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Are You a Retiree in Waiting?

By Jim Lucia, president of the Massachusetts Retirees United (MRU)

HAPPY RETIREMENT!!!!! Wait. What? You are not ready to retire? Maybe you just began your teaching career, or you just finished your tenth year, or twentieth year, or thirtieth year? So why start to think about retirement?

From day one of your teaching career, you contribute to the MTRS, the Massachusetts Teachers RETIREMENT system. Since that day you are officially a retiree in waiting.

When you finally start the retirement process, whenever that may occur, there are many options and decisions that you will be faced with. Many decisions are one and done with no changes allowed. For example, do you take Option A (when you die your pension ends), or Option B (when you die your spouse receives a one lump sum of your total contributions), or Option C (when you die your spouse receives two thirds of your pension for the remainder of their life). Your decision is irrevocable. 

As you continue in the classroom make sure that you are involved with all local, state, and federal politics and legislation. To coin a phrase, all politics are local. Your local school boards and city councils determine your pay, your benefits, and your working conditions. Run for a local office or become a town meeting member. Advocate for yourself, your family, and your fellow teachers. Beware of state legislation that controls your future pension and Cost of Living Allowance (COLA). At the federal legislation level make sure that programs that will affect your retirement are protected, such as a secure Social Security and protected Medicare and Medicaid. Fight for the full repeal of the Windfall Elimination Provision (WEP) and the full repeal of the Government Pension Offset (GPO).

These last two Social Security provisions have cost retired public employees millions of lost pension and Social Security benefits. This is how these laws may affect you. If you find that your teaching salary is not keeping up with inflation and you end up with a part-time job contributing to Social Security you will lose about one half of your Social Security monthly benefits when you retire because of the WEP. If your spouse has a career that is less than forty hours per week and they pay into Social Security, and when you both retire if their Social Security benefit is less than two thirds of your pension, then you will receive none of their survivor Social Security benefits when they die thanks to the GPO.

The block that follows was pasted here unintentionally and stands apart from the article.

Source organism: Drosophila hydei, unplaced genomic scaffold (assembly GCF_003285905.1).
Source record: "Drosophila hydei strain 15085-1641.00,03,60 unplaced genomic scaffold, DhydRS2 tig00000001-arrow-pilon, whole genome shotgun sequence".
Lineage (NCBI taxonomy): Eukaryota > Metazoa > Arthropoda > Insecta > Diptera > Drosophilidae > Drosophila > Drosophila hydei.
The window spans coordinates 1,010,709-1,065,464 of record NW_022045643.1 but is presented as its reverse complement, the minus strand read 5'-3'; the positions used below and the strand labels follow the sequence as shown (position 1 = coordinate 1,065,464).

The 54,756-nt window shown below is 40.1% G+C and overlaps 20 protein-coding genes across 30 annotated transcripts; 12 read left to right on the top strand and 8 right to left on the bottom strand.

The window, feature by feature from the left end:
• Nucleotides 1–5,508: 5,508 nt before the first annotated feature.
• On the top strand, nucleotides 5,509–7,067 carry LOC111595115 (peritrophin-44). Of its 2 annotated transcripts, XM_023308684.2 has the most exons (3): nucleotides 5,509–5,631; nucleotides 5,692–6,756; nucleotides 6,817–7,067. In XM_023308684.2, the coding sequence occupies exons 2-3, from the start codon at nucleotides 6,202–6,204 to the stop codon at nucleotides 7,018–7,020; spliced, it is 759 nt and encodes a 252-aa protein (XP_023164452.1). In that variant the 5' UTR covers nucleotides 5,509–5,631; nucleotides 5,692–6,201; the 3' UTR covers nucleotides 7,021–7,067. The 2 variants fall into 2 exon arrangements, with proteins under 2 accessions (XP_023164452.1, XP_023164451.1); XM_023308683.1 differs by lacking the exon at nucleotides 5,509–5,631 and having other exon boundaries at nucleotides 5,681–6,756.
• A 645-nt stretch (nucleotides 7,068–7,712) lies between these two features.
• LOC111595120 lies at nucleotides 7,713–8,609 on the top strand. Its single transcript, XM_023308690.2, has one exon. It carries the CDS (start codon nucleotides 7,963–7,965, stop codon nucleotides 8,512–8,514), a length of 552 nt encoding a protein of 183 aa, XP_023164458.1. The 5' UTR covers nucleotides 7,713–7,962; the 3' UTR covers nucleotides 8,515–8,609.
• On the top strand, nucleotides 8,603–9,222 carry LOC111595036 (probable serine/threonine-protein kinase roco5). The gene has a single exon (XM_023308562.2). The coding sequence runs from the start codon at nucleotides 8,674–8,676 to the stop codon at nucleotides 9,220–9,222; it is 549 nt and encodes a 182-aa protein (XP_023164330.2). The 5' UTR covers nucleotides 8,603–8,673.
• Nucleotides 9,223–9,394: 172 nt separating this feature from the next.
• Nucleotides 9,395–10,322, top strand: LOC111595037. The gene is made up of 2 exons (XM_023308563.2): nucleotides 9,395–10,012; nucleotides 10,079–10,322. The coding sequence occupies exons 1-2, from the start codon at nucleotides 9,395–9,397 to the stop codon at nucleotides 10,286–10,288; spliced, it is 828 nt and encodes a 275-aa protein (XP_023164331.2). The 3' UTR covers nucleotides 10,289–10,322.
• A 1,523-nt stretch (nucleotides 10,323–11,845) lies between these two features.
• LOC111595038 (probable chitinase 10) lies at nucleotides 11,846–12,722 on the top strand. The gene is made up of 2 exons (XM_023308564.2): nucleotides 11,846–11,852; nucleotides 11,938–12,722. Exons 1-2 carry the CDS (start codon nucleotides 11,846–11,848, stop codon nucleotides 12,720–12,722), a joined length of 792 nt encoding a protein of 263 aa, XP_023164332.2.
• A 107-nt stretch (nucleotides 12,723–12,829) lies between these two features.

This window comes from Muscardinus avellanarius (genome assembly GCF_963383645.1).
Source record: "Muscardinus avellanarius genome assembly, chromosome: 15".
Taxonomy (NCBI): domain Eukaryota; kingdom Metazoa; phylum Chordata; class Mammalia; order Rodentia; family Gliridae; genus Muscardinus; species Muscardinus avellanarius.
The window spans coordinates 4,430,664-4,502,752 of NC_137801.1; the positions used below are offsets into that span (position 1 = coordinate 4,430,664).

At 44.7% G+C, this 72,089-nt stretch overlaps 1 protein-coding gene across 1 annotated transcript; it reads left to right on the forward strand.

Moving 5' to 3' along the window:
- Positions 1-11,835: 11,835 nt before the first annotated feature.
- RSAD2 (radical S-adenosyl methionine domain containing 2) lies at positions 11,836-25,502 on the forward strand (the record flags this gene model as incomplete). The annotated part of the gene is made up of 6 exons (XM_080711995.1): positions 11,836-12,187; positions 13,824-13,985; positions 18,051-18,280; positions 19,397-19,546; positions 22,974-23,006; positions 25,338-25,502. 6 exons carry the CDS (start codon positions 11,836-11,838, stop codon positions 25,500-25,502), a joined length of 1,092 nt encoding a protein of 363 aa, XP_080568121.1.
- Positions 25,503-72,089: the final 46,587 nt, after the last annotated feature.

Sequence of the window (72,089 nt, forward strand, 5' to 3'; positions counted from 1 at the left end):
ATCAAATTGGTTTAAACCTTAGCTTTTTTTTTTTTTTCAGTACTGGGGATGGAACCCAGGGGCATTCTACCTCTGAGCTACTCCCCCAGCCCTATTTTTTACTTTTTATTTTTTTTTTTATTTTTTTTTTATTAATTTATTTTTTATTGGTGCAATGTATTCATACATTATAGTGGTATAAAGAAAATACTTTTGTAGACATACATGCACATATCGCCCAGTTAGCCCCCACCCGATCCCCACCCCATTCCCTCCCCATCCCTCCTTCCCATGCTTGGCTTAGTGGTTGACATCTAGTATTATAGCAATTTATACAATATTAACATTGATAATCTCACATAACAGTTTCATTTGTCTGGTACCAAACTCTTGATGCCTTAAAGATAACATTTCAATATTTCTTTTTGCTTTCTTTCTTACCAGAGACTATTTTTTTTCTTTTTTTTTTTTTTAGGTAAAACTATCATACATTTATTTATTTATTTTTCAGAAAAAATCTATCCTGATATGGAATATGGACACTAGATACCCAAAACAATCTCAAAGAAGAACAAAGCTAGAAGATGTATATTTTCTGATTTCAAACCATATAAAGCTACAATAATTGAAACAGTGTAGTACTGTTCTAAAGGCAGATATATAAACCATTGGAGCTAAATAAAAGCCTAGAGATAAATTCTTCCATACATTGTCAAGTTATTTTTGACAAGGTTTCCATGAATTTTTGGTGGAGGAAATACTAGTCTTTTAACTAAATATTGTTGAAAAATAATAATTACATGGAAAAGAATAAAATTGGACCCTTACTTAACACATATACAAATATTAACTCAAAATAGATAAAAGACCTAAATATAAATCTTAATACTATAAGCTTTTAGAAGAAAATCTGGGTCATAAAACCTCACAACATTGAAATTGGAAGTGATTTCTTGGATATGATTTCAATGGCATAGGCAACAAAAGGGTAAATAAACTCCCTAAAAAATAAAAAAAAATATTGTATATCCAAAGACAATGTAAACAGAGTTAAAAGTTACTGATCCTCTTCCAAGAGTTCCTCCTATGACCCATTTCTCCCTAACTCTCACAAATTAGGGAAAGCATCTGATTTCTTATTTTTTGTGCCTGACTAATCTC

These provisions can be confusing for someone nowhere near retirement. It is very daunting and terrifying to consider losing half your Social Security and all of your spousal benefits. However there are retirement organizations that are fighting for your full pension and Social Security benefits, your job security, and your financial future. We are the Massachusetts Retirees United, the MRU, a retired chapter of the AFT Massachusetts and AFLCIO, local 8019R with the emphasis on United like in Union. There are other retirement groups whose name sounds a lot like ours but we are the only one looking out for the health of our members. 

Join us at Scroll down on the left-hand side to click on MRU then click membership application. It is that easy. Join our all-volunteer organization tirelessly working for all retired public employees. 

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